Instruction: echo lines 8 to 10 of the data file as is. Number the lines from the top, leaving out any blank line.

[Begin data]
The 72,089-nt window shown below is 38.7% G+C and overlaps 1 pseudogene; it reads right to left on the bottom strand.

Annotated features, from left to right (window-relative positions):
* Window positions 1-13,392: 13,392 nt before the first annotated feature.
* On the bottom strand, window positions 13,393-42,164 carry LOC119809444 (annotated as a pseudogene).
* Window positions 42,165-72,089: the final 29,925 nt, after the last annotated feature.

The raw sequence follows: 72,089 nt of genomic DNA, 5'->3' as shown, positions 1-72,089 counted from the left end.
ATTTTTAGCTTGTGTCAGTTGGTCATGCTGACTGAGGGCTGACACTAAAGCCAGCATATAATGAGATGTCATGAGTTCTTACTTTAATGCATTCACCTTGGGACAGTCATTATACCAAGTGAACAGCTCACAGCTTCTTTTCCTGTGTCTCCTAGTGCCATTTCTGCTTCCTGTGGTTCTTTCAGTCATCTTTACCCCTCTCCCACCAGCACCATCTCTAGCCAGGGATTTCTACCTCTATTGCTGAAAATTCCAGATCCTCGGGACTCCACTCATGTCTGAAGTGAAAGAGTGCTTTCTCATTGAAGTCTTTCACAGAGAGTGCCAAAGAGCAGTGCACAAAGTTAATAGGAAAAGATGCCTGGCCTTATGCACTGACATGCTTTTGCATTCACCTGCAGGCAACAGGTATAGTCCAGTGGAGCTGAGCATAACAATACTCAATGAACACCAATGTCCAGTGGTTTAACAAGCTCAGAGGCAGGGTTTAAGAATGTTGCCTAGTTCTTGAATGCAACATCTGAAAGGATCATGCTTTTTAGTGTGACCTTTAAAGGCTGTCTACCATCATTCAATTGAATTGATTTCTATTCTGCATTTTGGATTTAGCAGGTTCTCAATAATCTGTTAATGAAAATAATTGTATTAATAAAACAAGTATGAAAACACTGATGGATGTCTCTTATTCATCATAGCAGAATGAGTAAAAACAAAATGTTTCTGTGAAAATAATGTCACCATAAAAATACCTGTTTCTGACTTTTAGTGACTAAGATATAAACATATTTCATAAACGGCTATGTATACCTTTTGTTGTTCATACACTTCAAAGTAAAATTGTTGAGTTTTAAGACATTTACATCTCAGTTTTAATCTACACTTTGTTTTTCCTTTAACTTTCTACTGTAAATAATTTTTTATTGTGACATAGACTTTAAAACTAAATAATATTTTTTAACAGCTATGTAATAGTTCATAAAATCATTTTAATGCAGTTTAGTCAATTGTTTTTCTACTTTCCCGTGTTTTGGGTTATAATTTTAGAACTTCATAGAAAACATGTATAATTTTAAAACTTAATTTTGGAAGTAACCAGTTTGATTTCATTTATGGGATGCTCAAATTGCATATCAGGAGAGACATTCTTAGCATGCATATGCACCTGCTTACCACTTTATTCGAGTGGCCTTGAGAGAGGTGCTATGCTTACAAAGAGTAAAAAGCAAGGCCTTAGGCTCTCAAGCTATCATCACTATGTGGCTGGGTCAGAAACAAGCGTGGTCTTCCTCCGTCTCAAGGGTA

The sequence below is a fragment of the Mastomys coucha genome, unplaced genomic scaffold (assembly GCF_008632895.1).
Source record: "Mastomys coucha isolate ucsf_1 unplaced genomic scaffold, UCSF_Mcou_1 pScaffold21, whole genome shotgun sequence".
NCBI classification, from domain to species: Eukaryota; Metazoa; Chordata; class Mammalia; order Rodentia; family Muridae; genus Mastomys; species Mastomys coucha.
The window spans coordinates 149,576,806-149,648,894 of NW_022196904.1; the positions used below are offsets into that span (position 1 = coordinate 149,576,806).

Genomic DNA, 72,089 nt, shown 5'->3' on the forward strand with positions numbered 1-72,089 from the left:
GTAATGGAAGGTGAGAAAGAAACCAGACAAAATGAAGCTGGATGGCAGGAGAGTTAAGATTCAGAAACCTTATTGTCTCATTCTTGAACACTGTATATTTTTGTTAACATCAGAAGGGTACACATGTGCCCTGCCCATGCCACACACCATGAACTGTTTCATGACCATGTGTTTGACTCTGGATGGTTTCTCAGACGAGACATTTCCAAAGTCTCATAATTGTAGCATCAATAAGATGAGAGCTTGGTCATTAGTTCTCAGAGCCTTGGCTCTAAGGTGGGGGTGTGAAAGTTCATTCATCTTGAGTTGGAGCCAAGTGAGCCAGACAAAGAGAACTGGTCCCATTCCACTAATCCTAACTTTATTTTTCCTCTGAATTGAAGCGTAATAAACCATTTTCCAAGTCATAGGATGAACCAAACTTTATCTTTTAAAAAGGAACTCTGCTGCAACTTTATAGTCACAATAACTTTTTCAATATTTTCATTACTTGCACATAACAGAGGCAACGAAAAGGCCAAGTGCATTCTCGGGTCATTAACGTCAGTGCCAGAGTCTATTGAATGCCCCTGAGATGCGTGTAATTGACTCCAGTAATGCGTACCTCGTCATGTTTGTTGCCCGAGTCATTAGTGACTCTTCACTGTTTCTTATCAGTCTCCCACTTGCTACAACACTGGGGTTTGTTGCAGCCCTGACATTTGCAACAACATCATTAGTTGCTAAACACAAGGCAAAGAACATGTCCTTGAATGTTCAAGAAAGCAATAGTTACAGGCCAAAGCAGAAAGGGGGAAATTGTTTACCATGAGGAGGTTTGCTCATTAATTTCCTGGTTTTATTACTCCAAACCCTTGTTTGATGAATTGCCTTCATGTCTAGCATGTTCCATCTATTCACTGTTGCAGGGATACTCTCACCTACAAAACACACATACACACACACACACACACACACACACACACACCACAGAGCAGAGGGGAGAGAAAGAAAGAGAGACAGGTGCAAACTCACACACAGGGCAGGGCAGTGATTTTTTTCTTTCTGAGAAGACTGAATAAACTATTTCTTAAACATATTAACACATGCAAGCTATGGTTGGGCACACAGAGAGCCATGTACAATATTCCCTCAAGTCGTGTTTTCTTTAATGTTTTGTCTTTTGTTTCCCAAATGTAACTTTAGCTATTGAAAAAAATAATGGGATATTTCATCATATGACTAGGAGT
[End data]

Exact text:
The sequence below is a fragment of the Mastomys coucha genome, unplaced genomic scaffold (assembly GCF_008632895.1).
Source record: "Mastomys coucha isolate ucsf_1 unplaced genomic scaffold, UCSF_Mcou_1 pScaffold21, whole genome shotgun sequence".
NCBI classification, from domain to species: Eukaryota; Metazoa; Chordata; class Mammalia; order Rodentia; family Muridae; genus Mastomys; species Mastomys coucha.